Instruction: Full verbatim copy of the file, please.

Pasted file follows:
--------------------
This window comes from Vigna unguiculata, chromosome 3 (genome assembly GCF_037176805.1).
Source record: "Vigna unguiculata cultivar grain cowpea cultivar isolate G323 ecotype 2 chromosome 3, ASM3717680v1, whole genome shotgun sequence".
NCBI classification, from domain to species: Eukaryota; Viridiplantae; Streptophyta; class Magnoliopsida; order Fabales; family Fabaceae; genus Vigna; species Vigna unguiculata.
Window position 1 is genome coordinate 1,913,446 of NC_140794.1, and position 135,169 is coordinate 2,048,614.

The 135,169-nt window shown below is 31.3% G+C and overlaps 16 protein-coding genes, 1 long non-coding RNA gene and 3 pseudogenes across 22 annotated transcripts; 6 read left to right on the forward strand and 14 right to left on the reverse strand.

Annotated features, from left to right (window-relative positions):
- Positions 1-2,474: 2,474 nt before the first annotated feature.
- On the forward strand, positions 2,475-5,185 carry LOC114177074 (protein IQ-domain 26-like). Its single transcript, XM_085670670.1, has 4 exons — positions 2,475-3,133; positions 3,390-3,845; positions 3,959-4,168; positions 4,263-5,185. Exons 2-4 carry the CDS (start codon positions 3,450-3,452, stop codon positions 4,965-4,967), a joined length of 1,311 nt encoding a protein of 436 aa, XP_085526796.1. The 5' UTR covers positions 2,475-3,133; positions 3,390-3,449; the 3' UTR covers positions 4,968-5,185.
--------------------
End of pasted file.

This window comes from Vigna unguiculata, chromosome 3 (genome assembly GCF_037176805.1).
Source record: "Vigna unguiculata cultivar grain cowpea cultivar isolate G323 ecotype 2 chromosome 3, ASM3717680v1, whole genome shotgun sequence".
NCBI classification, from domain to species: Eukaryota; Viridiplantae; Streptophyta; class Magnoliopsida; order Fabales; family Fabaceae; genus Vigna; species Vigna unguiculata.
Window position 1 is genome coordinate 1,913,446 of NC_140794.1, and position 135,169 is coordinate 2,048,614.

The 135,169-nt window shown below is 31.3% G+C and overlaps 16 protein-coding genes, 1 long non-coding RNA gene and 3 pseudogenes across 22 annotated transcripts; 6 read left to right on the forward strand and 14 right to left on the reverse strand.

Annotated features, from left to right (window-relative positions):
- Positions 1-2,474: 2,474 nt before the first annotated feature.
- On the forward strand, positions 2,475-5,185 carry LOC114177074 (protein IQ-domain 26-like). Its single transcript, XM_085670670.1, has 4 exons — positions 2,475-3,133; positions 3,390-3,845; positions 3,959-4,168; positions 4,263-5,185. Exons 2-4 carry the CDS (start codon positions 3,450-3,452, stop codon positions 4,965-4,967), a joined length of 1,311 nt encoding a protein of 436 aa, XP_085526796.1. The 5' UTR covers positions 2,475-3,133; positions 3,390-3,449; the 3' UTR covers positions 4,968-5,185.